8 اللجنة الاقتصادية والاجتماعية لغربي آسيا Wafa A. Hosn UNESCWA, 2009 Spatial Information System (SIS) for Natural Resources Appropriate support from a geographical information system (GIS), with an adequate digital hydrological framework are essential in developing water assets. Appropriate support from a geographical information system (GIS), with an adequate digital hydrological framework are essential in developing water assets. SIS maintains accounts with spatial attributes: geographic units, i.e. ecozones and drainage basins, as well as statistical, and administrative boundaries SIS maintains accounts with spatial attributes: geographic units, i.e. ecozones and drainage basins, as well as statistical, and administrative boundaries SIS Provides the spatial dimension that is required to model hydrologic attributes. SIS Provides the spatial dimension that is required to model hydrologic attributes. SIS should include a digital drainage area framework of layers of hydrological features, including rivers, lakes and watershed. SIS should include a digital drainage area framework of layers of hydrological features, including rivers, lakes and watershed. Ref: Soulard, F. Water accounting at Statistics Canada: The inland fresh water assets account. London Group Meeting, 2003

9 اللجنة الاقتصادية والاجتماعية لغربي آسيا Wafa A. Hosn UNESCWA, 2009 Importance of Water Assets in the SEEAW links the information on the abstraction and discharge of water with information on the stocks of water resources in the environment in order to assess how current levels of abstraction and discharges affect the stocks of water. links the information on the abstraction and discharge of water with information on the stocks of water resources in the environment in order to assess how current levels of abstraction and discharges affect the stocks of water. useful in balancing the use of water and the available resource in its different compartments: useful in balancing the use of water and the available resource in its different compartments: aquifers, soil, rivers, canals, lakes, reservoirs,…

10 اللجنة الاقتصادية والاجتماعية لغربي آسيا Wafa A. Hosn UNESCWA, 2009 What is in Water Asset Accounts Chapter Water asset accounts describe water in the environment Water asset accounts describe water in the environment The hydrological cycle and how it is represented in the asset accounts The hydrological cycle and how it is represented in the asset accounts The principles behind physical asset accounts; from opening stock levels to closing stock levels The principles behind physical asset accounts; from opening stock levels to closing stock levels The classification of water resources The classification of water resources Standard tables for compilation Standard tables for compilation The compilation of asset accounts for transboundary waters. The compilation of asset accounts for transboundary waters.

11 اللجنة الاقتصادية والاجتماعية لغربي آسيا Wafa A. Hosn UNESCWA 2009 The Water cycle Precipitation = runoff + evapotranspiration + infiltration + interception +/- change in storage (in soil or the bedrock) Ground Water Atmosphere Soil Water Storage Groundwater With permission from The Chemistry Information Centre, CIC, 2007 Evapotranspiration Interception Runoff Infiltration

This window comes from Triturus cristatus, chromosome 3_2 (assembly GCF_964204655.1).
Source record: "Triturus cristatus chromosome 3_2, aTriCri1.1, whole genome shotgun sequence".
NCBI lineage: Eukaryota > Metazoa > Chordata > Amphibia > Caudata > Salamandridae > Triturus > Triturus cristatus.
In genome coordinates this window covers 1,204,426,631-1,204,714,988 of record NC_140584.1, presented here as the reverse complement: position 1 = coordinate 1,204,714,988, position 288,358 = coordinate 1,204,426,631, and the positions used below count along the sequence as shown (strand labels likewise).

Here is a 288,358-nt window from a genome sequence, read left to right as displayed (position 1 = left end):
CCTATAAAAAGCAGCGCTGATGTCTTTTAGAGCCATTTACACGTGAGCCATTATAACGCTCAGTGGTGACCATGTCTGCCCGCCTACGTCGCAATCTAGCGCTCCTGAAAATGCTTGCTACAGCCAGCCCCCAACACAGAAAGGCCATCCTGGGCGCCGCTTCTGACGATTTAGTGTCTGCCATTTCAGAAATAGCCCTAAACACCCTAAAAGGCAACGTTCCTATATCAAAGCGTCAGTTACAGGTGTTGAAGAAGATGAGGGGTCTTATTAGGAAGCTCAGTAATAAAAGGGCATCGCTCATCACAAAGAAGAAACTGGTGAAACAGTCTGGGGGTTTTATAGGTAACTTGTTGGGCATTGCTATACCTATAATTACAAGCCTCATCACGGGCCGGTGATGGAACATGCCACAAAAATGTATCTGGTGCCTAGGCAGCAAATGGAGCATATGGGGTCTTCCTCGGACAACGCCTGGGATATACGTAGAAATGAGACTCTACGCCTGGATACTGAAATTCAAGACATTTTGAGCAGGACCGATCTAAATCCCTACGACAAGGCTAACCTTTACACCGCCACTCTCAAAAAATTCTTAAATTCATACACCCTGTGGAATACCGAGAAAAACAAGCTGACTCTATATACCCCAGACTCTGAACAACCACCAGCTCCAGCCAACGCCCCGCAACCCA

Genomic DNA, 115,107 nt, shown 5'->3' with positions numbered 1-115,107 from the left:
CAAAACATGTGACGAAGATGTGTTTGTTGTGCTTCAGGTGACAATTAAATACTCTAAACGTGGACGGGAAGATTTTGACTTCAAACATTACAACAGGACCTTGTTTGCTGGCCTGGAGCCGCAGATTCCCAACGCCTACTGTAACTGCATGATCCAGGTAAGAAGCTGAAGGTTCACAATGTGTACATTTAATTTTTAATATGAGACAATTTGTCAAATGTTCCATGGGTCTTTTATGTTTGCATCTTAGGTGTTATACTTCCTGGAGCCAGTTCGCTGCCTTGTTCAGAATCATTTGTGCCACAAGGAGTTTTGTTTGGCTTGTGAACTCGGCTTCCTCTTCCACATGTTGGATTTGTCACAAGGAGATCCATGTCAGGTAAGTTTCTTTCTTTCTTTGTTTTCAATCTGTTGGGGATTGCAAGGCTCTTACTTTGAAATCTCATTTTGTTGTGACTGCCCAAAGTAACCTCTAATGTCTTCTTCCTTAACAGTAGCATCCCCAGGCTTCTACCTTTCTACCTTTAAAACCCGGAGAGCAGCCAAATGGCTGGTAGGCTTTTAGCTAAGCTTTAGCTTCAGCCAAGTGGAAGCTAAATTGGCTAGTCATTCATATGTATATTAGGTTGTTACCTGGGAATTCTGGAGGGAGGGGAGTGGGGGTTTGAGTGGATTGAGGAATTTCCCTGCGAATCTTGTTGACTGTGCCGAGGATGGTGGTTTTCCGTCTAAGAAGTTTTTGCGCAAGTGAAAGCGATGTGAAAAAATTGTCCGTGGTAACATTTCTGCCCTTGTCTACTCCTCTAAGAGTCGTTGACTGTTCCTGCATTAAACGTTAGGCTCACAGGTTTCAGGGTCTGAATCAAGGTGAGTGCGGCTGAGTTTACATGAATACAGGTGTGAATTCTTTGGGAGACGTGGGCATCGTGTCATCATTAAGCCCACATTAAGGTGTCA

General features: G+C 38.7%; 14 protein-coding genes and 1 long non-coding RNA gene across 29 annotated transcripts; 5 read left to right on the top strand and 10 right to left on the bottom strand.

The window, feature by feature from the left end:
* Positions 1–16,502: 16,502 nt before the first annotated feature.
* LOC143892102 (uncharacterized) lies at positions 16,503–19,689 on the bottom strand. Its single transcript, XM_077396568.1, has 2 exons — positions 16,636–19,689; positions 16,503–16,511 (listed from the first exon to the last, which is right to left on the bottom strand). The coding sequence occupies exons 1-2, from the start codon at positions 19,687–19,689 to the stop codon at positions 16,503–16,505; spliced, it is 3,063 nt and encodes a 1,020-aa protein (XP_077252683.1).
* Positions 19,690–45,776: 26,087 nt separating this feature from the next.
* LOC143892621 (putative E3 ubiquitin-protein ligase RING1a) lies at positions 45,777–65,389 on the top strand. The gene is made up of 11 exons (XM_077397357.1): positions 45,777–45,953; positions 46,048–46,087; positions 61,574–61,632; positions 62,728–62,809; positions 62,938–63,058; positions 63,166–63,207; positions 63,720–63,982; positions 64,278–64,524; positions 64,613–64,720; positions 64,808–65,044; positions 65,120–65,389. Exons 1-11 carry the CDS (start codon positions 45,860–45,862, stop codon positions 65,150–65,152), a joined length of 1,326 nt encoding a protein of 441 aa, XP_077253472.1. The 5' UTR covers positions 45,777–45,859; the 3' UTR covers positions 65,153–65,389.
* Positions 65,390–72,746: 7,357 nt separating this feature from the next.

12 اللجنة الاقتصادية والاجتماعية لغربي آسيا Wafa A. Hosn UNESCWA 2009 Water Assets: Definition and Classification Water Resources (EA.13) (in cubic metres)Water Resources (EA.13) (in cubic metres) Surface water (EA.131): Artificial Reservoirs (EA.1311) Lakes (EA.1312) Rivers and streams (EA.1313) Glaciers, Snow and Ice (EA 1314) Groundwater Water: (EA 132) Soil Water (EA.133)

13 اللجنة الاقتصادية والاجتماعية لغربي آسيا Wafa A. Hosn UNESCWA 2009 Water Resource assets: Definition Water which flows over, or is stored on the ground surface It collects in porous layers of underground formations known as aquifers Water suspended in the uppermost belt of soil, or in the zone of aeration near the ground surface, that can be discharged in to the atmosphere by evapotranspiration Water Resources Water Resources : Water found in fresh and brackish surface and groundwater bodies within the national territory that provide direct use benefits now or in the future (option benefits) through the provision of raw material and may be subject to quantitative depletion through human use. Surface water (EA.131): Groundwater Water: (EA 132) Soil Water (EA.133)

14 اللجنة الاقتصادية والاجتماعية لغربي آسيا Wafa A. Hosn UNESCWA, 2009 Special Considerations Spatial Variability (at the river basin or catchment levels) Spatial Variability (at the river basin or catchment levels) Seasonal Variability Seasonal Variability The stock of a river: The stock of a river: –the average volume held in the riverbed. – alternative that is proposed in SEEA, i.e. that of the mean annual run-off [SEEA, 2003, 8.112], equivalent to the accumulated flow concept proposed by Margat [1986; 1996]. Groundwater assets could alternatively be measured as the sustainable yield rather than as the volume in storage Groundwater assets could alternatively be measured as the sustainable yield rather than as the volume in storage